by Edmund Gosse


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Thomas Gray (1716–71) was one of the most influential poets of the eighteenth century, and is probably best remembered today for his Elegy Written in a Country Churchyard. In this biography of Gray, first published in the first 'English Men of Letters' series in 1882, poet and critic Edmund Gosse (1849–1928) delivers a sympathetic account of his subject, offering both a traditional chronological narrative of Gray's life, from his schooldays at Eton, through his travels abroad and his academic career at Cambridge (though he was appointed professor of modern history in 1768, failing health meant that he never delivered any lectures), and an analysis of his poetry. In the book's last chapter, Gosse laments the lack of recognition that Gray had received in England since his death: Dr Johnson is criticised especially for his writings on Gray – 'barren and meagre of fact to the last degree'.

Product Details

ISBN-13: 9781108034517
Publisher: Cambridge University Press
Publication date: 10/31/2011
Series: Cambridge Library Collection - English Men of Letters Series
Pages: 242
Product dimensions: 5.50(w) x 8.50(h) x 0.55(d)

Read an Excerpt

CHAPTER III. STOKK-POGIS. DEATH OP WEST. FIRST ENGLISH POEMS. On his return from Italy Gray found his father lying very ill, exhausted by successive attacks of gout, and unable to rally from tbem. Two months later, o,n the 6th of November, 1741, he died in a paroxysm of the disease. His last act had been to squander his fortune, which seems to have remained until that time.almost unimpaired, on building a country-house at Wanstead. Not only had he not written to tell his son of this adventure, but he had actually contrived to conceal it from his wife. Mason is not correct in saying that it became necessary to sell this house immediately after Philip Gray's death, or that it fetched 2000/. less than it had cost; it remained in the possession of Mrs. Gray. With the ruins of a fortune Mrs. Gray and her sister, Mary Antrobus, seem to have kept house for a year in Cornhill, till, on the death of their brother-in-law, Mr. Jonathan Rogcrs, on the 21st of October, 1742, they joined their widowed sister Anna in her house at Stoke-Pogis, in Buckinghamshire. During these months they wound up their private business in Corn- hill, and disposed of their shop on tolerably advantageous terms; and apparently Gray first imagined that the family property would be enough to provide amply for himalso. Accordingly he began the study of the law, that being the profession for winch he had been originally intended. For six months or more he seems to have stayed in London, applying himself rather languidly to common law, and giving his real thoughts and sympathies to those who demanded them most, his mother and his unfortunate friend, Richard West. The latter, indeed, he found in a miserable condition. InJune, 1740, that young man, having lived at the Temple till he was sick of it, left chambers, fi...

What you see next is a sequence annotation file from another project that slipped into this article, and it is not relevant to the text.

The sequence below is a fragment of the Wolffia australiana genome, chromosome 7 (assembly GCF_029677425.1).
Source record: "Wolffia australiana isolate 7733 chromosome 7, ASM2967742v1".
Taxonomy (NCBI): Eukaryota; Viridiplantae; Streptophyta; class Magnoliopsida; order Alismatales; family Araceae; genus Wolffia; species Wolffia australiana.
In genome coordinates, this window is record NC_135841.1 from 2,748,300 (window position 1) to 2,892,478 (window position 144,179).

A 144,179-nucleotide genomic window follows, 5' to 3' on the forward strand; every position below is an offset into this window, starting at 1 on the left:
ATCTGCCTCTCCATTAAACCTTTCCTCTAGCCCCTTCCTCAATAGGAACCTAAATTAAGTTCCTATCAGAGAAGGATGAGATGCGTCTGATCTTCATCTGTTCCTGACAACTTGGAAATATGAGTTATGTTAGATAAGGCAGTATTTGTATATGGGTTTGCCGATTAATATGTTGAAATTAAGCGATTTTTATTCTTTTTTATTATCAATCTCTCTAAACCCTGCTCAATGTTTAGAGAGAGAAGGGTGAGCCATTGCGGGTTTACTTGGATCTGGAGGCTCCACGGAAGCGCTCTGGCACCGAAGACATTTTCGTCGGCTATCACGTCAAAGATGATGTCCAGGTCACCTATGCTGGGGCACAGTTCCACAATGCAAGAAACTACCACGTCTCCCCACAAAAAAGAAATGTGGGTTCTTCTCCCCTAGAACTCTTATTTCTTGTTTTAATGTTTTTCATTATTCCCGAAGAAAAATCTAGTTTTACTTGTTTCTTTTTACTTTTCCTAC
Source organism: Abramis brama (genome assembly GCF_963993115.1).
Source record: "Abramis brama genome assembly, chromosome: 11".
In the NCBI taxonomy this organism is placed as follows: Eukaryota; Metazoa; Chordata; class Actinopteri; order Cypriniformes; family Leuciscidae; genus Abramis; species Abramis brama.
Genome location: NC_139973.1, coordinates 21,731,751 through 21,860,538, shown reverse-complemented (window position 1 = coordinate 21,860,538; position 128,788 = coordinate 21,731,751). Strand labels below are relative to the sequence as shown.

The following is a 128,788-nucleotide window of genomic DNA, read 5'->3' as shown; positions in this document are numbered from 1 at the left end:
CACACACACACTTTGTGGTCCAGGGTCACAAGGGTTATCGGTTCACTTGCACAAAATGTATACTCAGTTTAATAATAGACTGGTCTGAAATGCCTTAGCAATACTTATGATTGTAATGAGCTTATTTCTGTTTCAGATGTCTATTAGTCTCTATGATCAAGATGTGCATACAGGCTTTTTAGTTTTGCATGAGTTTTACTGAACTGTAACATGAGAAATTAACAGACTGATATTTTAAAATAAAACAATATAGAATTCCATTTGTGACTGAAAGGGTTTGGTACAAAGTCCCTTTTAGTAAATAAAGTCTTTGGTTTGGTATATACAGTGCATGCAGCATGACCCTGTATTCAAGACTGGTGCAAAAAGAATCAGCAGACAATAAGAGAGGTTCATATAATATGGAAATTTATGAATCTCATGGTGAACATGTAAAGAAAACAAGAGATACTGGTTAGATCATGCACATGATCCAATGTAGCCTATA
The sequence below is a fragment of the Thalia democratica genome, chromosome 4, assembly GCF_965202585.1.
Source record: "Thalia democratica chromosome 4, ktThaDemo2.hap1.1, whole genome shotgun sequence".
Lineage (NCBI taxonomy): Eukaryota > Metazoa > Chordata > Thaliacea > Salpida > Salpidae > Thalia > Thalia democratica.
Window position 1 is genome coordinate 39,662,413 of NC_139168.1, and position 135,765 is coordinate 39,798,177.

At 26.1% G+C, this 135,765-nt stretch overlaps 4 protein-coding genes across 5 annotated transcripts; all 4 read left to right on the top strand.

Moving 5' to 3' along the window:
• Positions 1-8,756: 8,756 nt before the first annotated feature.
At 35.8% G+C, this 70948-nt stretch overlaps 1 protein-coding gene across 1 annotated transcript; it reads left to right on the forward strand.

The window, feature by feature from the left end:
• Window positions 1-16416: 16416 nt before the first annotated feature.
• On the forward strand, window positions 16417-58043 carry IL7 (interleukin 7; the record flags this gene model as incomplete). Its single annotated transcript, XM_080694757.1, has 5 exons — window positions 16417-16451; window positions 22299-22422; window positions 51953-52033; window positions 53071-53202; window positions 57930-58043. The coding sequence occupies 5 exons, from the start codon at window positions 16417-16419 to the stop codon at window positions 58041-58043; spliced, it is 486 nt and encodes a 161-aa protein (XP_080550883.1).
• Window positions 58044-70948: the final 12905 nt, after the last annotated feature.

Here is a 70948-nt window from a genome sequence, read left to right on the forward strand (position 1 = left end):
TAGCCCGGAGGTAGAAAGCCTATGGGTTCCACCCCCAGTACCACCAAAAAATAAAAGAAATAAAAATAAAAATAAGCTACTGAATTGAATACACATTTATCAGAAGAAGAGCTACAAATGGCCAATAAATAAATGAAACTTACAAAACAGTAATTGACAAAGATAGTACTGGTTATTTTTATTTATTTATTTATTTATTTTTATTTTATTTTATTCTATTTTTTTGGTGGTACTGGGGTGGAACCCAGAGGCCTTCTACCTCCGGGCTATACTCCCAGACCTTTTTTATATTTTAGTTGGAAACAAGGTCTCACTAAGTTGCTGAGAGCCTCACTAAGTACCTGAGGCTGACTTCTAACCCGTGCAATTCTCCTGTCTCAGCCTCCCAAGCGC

Table of Contents

Prefatory note; 1. Childhood and early college life; 2. The Grand Tour; 3. Stoke-Pogis - death of West - first English poems; 4. Life at Cambridge; 5. The Elegy - six poems - death of Gray's aunt and mother; 6. The Pindaric Odes; 7. British Museum - Norton Nicholls; 8. Life at Cambridge - English travels; 9. Bonstetten - death; 10. Posthumous.

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